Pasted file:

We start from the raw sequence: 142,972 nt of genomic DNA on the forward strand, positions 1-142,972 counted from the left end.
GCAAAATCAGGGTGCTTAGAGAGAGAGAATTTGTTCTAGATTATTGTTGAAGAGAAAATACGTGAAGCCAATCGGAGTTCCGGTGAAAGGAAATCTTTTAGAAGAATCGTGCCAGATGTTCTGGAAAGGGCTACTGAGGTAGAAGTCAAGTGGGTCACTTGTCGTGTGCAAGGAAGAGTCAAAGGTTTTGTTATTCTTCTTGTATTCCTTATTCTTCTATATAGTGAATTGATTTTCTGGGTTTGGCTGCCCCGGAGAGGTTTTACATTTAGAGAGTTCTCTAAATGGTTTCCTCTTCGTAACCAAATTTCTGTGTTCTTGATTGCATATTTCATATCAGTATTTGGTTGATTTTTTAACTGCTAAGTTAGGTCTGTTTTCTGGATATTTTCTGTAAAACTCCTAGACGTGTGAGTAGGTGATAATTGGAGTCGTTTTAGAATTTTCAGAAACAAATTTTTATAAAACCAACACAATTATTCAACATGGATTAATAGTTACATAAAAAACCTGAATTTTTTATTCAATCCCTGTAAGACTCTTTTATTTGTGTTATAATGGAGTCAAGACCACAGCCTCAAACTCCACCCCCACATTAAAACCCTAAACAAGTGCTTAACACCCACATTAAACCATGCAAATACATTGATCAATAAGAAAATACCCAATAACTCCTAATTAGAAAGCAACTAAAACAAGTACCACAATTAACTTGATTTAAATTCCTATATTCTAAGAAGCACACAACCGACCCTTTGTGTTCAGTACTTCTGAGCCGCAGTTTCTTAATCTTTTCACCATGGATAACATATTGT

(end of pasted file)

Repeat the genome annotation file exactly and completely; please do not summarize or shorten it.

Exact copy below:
We start from the raw sequence: 142,972 nt of genomic DNA on the forward strand, positions 1-142,972 counted from the left end.
GCAAAATCAGGGTGCTTAGAGAGAGAGAATTTGTTCTAGATTATTGTTGAAGAGAAAATACGTGAAGCCAATCGGAGTTCCGGTGAAAGGAAATCTTTTAGAAGAATCGTGCCAGATGTTCTGGAAAGGGCTACTGAGGTAGAAGTCAAGTGGGTCACTTGTCGTGTGCAAGGAAGAGTCAAAGGTTTTGTTATTCTTCTTGTATTCCTTATTCTTCTATATAGTGAATTGATTTTCTGGGTTTGGCTGCCCCGGAGAGGTTTTACATTTAGAGAGTTCTCTAAATGGTTTCCTCTTCGTAACCAAATTTCTGTGTTCTTGATTGCATATTTCATATCAGTATTTGGTTGATTTTTTAACTGCTAAGTTAGGTCTGTTTTCTGGATATTTTCTGTAAAACTCCTAGACGTGTGAGTAGGTGATAATTGGAGTCGTTTTAGAATTTTCAGAAACAAATTTTTATAAAACCAACACAATTATTCAACATGGATTAATAGTTACATAAAAAACCTGAATTTTTTATTCAATCCCTGTAAGACTCTTTTATTTGTGTTATAATGGAGTCAAGACCACAGCCTCAAACTCCACCCCCACATTAAAACCCTAAACAAGTGCTTAACACCCACATTAAACCATGCAAATACATTGATCAATAAGAAAATACCCAATAACTCCTAATTAGAAAGCAACTAAAACAAGTACCACAATTAACTTGATTTAAATTCCTATATTCTAAGAAGCACACAACCGACCCTTTGTGTTCAGTACTTCTGAGCCGCAGTTTCTTAATCTTTTCACCATGGATAACATATTGT